After falling sharply due to trade truce following Trump-Xi meeting at G20, gold prices rose to 1-week high on Wednesday due to dashed hopes that resumed trade negotiations would quickly lead to a trade deal between two countries as well as escalating trade tensions between the US and EU. US President Donald Trump said a deal with China would have to be tilted in favour of the US while White House trade advisor Peter Navarro said talks were going well and added it would take some time to reach a trade deal as he said there were fundamental issues to be solved. In the meantime, Cleveland Fed President Loretta Mester said a rate cut in July could reinforce negative sentiment about the deterioration in the outlook. Bank of England Governor Mark Carney said there were growing risks regarding global trade war and no-deal Brexit while adding the economy might need support to cope with a downturn. On economic data side, services PMI all around the world was mixed in June following weak manufacturing data released earlier this week.
Despite trade truce between the US and China, dashed hopes that trade negotiations would lead to a trade deal between two countries as well as escalating trade tensions between the US and EU caused risk-off sentiment and increased safe haven demand, so gold prices rose to 1-week high on Wednesday.
As of 14:30 GMT+3, spot gold was trading at $1,423.22 an ounce while dollar index was at 96.68. US 10-year Treasury yield dropped below 2 due to dovish central banks and was at 1.96.
Phillip Futures analyst Benjamin Lu said on Reuters that weak manufacturing data and US trade protectionism led investors from risky assets to gold while SMC Comtrade’s Vardana Bharti stated dovish major central banks supported gold prices.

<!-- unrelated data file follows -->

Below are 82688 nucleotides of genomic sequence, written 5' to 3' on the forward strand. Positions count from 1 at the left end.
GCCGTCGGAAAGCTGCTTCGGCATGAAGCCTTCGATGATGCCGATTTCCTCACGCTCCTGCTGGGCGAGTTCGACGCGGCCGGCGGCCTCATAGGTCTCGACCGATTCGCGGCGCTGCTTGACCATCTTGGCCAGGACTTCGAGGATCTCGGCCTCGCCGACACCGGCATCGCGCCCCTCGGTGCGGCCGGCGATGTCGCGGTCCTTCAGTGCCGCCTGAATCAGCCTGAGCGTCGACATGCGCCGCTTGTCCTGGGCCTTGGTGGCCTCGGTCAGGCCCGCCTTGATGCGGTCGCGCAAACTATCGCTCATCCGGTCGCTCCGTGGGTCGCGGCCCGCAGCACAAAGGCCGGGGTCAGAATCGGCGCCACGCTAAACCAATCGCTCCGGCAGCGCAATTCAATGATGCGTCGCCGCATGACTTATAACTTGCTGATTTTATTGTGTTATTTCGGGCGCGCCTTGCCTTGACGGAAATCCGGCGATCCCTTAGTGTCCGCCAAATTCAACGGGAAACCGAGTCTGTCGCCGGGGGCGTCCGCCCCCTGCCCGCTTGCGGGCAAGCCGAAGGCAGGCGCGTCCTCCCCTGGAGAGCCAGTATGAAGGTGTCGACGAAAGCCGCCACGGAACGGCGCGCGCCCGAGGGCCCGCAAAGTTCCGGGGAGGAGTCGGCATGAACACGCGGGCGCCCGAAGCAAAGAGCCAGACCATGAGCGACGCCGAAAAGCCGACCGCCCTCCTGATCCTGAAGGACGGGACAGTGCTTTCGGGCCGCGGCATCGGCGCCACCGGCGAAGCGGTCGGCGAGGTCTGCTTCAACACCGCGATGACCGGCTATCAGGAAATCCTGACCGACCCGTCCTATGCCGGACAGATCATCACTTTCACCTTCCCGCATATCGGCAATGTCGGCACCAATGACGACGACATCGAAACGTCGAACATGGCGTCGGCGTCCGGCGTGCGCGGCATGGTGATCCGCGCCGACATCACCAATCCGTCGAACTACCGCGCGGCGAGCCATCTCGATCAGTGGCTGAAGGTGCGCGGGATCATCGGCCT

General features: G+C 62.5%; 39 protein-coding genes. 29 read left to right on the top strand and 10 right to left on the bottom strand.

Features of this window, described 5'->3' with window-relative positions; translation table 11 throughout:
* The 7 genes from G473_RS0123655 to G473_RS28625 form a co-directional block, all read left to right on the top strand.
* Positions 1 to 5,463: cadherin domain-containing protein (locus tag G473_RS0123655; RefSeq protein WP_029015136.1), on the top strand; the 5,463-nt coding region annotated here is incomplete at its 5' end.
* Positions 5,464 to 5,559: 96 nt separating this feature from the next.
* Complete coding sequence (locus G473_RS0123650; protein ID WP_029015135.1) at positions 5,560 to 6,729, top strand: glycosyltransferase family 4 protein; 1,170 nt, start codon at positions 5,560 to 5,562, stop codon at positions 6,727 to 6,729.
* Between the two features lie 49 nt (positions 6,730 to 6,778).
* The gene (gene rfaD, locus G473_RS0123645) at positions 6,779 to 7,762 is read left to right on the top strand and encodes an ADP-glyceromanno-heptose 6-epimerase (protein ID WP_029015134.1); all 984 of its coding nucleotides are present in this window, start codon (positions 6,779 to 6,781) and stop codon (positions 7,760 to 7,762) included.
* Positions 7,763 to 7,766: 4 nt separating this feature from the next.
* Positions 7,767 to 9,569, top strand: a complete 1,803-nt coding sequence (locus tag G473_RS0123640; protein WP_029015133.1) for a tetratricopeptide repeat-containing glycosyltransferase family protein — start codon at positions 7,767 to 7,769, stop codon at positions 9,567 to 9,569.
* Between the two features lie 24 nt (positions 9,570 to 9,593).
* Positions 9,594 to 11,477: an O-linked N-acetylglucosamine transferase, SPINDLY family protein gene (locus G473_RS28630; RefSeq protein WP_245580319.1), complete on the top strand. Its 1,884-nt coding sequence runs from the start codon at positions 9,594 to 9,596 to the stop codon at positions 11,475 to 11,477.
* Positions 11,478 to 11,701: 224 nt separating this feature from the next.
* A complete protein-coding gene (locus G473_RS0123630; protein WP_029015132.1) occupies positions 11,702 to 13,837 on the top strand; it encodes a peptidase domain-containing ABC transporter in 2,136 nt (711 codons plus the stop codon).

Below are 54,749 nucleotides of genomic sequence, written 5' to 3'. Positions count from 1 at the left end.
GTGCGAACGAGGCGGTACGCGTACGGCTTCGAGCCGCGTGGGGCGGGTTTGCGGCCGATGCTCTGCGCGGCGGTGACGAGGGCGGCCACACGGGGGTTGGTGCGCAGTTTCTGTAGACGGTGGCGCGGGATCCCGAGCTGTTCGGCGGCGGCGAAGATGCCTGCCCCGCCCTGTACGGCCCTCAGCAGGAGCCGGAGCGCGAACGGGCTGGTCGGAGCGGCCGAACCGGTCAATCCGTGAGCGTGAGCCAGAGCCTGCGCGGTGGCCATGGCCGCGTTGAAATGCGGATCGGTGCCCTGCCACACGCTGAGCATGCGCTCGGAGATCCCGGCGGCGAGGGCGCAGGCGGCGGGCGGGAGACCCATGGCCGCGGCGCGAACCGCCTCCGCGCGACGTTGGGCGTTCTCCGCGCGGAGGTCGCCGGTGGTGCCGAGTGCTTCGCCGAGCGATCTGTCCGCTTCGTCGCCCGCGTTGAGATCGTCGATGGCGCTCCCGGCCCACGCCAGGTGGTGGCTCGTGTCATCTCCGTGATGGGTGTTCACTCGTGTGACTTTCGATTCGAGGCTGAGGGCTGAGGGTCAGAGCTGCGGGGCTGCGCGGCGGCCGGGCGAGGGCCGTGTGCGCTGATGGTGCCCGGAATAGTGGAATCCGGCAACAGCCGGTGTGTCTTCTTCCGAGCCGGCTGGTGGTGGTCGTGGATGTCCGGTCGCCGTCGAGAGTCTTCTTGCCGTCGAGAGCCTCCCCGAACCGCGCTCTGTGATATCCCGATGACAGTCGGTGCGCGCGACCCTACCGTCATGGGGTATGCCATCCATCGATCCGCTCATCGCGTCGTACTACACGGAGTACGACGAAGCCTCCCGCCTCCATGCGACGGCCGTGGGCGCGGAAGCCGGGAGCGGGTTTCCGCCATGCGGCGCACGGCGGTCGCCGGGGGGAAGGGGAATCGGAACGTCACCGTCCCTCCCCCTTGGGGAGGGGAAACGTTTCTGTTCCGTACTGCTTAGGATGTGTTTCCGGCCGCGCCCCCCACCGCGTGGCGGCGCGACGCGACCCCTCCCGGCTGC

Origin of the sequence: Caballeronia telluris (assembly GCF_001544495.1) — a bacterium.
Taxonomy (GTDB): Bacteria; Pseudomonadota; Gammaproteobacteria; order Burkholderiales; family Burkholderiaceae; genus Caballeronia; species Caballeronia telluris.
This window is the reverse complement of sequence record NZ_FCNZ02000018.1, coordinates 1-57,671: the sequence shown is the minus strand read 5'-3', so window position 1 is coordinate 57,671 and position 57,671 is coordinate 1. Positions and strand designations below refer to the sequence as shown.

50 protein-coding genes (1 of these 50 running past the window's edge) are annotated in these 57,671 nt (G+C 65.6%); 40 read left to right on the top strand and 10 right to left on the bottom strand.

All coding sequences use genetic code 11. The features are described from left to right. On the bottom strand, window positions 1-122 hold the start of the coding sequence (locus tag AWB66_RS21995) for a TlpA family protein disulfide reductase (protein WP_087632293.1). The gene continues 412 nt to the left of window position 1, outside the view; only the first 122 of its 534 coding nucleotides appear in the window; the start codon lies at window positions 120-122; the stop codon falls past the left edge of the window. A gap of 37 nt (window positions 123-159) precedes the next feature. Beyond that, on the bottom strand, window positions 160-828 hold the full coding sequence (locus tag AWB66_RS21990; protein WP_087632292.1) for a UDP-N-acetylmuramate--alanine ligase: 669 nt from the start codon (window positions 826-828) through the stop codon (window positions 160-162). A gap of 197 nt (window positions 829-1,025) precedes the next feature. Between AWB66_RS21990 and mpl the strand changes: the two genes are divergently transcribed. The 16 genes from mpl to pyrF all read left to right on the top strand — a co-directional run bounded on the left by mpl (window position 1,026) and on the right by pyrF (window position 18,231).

Hopes were dashed that resumed trade negotiations between the US and China would quickly lead to a trade deal as US President Donald Trump said yesterday that a trade deal with China would have to be tilted in favour of the US. Moreover, White House trade advisor Peter Navarro said talks were going well while adding there were fundamental issues to be solved and it would take time to reach a trade deal. Navarro also said low-tech chips were allowed to be sold to Huawei but their stance against Huawei’s 5G technology remained unchanged and they would not sacrifice anything for cheap political trick.
Fed is expected to cut the rates in July but Cleveland Fed President Loretta Mester said yesterday that the economy was strong despite downside risks and a rate cut in July could reinforce negative sentiment about the deterioration in the outlook. She also said she needed to gather more information before considering a change in monetary policy stance.
Bank of England Governor Mark Carney said yesterday that there were growing risks regarding global trade war and no-deal Brexit while underlining the economy might need help to cope with a downturn. Carney said, recent actions raised the possibility that trade tensions could damage the global economy more than previously anticipated while adding monetary policy could be limited and suggested fiscal policy would be needed to prevent an economic shock. On the contrary of other major central banks, BoE has not changed its plans to gradually hike the rates if the UK leaves EU with a deal.
On economic data side, data released today showed that services sector’s performance was mixed in June following weak manufacturing data released early in the week. In China, Caixin services PMI was down to 52 from 52.7 in June while in the UK, it decreased to 50.2 from 51. In France, it was down to 52.9 from 53.1 while in Germany, where services sector keeps supporting slowing economy, services PMI was up to 55.8 from 55.6 as well as in Italy where it increased to 50.5 from 50. Eurozone total services PMI was also slightly up to 53.6 from 53.4 while composite index, which is accepted as a better indicator of economic performance, was up to 52.2 from 52.1.